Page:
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#WorldElephantDay

August 12, 2015
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Back when I was in my early 20s in the 1980s and 90s, I was passionately opposed to the Chinese syndicates that were profiting from ivory. Photo by Mic Smith

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I had a friend who told me a story about an elephant gun. He had been working remotely in the Northern Territory and one night a car came upon his camp and started to circle it threateningly. I don’t know if it was true (he used to tell a few tall stories) but he said he had a big calibre elephant gun and he shot the engine of the car. The bullet went through the engine block. The occupants fled (where to I don’t know, this is a bit of a weakness in his story lol). After that I got the idea of being a one man vigilante and going after the Chinese syndicate bosses with an elephant gun. It was very poetic. My girlfriend at the time was an artist and she worked up images for tattoos for me and we talked a lot about this. I never got a tattoo and I never went after the Chinese syndicates. Photo by Mic Smith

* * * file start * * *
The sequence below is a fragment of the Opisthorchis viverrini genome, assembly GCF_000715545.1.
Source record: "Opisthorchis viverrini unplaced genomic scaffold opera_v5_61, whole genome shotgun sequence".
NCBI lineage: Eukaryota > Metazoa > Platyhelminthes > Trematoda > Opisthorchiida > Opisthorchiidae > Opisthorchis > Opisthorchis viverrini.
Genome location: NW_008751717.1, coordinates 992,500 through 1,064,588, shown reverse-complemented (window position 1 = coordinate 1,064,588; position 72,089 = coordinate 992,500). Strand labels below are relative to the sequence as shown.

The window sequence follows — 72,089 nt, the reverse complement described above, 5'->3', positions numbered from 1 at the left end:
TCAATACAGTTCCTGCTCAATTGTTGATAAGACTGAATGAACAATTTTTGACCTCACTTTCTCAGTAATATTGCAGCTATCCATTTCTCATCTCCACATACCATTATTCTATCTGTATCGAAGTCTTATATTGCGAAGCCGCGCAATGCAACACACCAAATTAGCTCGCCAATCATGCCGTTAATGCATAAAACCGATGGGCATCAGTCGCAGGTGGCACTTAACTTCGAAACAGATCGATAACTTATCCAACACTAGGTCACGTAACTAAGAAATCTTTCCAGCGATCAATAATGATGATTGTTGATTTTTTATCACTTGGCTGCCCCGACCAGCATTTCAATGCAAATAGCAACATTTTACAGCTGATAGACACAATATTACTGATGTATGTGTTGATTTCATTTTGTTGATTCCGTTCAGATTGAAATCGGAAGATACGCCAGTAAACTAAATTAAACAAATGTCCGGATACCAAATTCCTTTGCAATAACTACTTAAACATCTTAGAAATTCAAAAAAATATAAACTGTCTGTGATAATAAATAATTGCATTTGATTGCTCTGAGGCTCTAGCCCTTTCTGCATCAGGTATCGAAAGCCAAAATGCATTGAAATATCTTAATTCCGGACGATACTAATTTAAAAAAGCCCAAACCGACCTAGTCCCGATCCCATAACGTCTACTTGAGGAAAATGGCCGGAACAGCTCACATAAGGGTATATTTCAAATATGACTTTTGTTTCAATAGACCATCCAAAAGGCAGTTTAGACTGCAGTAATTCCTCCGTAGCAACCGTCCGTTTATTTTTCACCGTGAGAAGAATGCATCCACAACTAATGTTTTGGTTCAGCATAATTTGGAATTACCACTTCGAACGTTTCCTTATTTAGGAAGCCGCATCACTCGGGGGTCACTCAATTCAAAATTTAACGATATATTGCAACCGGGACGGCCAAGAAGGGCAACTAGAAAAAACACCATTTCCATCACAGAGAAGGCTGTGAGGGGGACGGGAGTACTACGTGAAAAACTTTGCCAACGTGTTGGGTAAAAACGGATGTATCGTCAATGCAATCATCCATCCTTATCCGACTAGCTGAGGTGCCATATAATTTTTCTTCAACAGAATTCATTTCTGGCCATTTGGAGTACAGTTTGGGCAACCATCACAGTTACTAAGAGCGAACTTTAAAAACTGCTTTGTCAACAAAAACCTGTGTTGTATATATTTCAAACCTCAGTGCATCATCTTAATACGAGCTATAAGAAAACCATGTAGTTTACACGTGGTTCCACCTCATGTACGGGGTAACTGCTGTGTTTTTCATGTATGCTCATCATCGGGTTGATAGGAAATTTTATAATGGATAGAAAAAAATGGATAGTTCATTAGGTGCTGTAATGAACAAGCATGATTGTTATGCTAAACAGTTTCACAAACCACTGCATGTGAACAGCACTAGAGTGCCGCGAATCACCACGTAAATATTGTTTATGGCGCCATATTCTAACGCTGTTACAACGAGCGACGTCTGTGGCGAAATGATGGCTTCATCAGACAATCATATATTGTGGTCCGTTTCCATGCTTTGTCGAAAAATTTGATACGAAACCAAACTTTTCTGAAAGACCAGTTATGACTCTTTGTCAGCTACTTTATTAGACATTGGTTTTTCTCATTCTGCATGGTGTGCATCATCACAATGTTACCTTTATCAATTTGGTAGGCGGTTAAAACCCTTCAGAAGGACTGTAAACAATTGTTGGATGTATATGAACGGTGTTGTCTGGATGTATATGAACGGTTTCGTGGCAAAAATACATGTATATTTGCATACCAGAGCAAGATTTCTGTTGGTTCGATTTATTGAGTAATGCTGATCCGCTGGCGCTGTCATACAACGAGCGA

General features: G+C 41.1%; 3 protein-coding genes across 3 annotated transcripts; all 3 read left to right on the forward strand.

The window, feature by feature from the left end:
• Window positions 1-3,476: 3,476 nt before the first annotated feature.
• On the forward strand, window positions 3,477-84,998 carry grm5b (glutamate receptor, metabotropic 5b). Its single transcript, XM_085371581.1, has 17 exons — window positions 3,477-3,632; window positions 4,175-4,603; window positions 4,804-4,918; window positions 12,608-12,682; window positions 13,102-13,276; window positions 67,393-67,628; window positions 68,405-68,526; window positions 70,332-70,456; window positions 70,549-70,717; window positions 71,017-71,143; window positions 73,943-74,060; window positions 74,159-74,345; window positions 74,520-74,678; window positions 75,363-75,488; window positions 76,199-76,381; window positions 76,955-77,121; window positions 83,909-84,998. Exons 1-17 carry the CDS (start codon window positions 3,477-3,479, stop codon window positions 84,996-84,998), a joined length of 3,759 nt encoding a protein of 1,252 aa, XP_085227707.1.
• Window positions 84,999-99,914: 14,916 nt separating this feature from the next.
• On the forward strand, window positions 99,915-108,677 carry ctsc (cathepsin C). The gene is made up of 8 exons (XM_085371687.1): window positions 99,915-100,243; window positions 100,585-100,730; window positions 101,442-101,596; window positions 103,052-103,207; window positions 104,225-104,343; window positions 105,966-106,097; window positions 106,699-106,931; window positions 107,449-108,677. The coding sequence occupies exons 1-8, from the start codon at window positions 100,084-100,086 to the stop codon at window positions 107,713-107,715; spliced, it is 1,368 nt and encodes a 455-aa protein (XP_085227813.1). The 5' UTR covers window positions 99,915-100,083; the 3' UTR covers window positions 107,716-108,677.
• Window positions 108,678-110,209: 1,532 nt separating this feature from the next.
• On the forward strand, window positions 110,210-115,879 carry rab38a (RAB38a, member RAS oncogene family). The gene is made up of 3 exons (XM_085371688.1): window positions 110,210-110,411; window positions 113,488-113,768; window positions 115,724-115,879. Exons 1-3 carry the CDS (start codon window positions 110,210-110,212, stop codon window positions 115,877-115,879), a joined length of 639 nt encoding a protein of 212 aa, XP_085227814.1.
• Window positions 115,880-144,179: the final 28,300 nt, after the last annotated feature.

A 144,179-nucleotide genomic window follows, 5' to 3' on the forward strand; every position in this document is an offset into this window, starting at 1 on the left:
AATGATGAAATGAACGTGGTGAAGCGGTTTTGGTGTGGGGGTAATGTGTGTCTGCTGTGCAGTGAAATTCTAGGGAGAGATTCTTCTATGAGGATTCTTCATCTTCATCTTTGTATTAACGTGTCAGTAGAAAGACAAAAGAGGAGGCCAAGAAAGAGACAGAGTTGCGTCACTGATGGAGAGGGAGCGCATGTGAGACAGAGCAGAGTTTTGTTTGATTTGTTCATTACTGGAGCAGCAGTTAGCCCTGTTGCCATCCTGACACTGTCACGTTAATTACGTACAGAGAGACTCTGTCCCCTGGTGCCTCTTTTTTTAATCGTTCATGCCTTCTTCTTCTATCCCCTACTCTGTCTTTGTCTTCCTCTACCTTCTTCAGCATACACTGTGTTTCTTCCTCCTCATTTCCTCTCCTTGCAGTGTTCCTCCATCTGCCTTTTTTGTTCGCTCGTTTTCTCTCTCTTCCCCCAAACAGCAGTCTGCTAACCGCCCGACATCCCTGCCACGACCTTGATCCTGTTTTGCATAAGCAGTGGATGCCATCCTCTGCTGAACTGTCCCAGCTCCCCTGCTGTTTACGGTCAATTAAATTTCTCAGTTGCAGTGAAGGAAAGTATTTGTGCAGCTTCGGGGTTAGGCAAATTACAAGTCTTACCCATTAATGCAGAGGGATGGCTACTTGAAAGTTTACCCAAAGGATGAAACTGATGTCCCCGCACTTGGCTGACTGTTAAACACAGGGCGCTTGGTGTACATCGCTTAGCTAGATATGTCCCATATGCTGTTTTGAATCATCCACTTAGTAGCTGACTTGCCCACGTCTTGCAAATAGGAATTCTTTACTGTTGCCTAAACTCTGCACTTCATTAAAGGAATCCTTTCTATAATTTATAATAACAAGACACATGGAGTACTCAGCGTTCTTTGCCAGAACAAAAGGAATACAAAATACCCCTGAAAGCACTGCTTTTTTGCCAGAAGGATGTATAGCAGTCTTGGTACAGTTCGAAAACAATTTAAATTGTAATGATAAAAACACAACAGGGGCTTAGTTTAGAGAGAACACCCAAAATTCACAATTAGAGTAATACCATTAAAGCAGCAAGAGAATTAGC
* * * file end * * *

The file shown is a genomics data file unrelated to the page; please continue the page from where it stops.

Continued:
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My girlfriend and I had another friend, a “bluesician” harmonica player from Zimbabwe. We talked about the ivory syndicates with him and I was surprised he didn’t feel the same way about elephants. He said that elephants were a nuisance in Zimbabwe. They would trample right through your house or your farm. The people feared them, he said. There were too many of them. It was good to get a different perspective, but I remained on the elephant’s side. Photo by Mic Smith

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More than 20 years passed. I hadn’t thought about elephants really for a long time. But in Vietnam in 2011, I worked on a few stories about elephants and then of course I discovered the horrific amount of elephants that were being killed for their tusks in Africa. OMG 25000 a year poached. I engaged in debates about the legalisation of segments of the ivory trade. I’m against it. It wasn’t until I came across a drawing I did with my girlfriend in an old sketchbook that I could see that I had regained my passion for elephant conservation. Or more significantly that at my core I hadn’t changed. “Man elephant” was the name of the sketch. I’m a journalist now so I had traded the fantasy of an elephant gun for a tactic that aligned much better with my character – writing. Photo by Mic Smith

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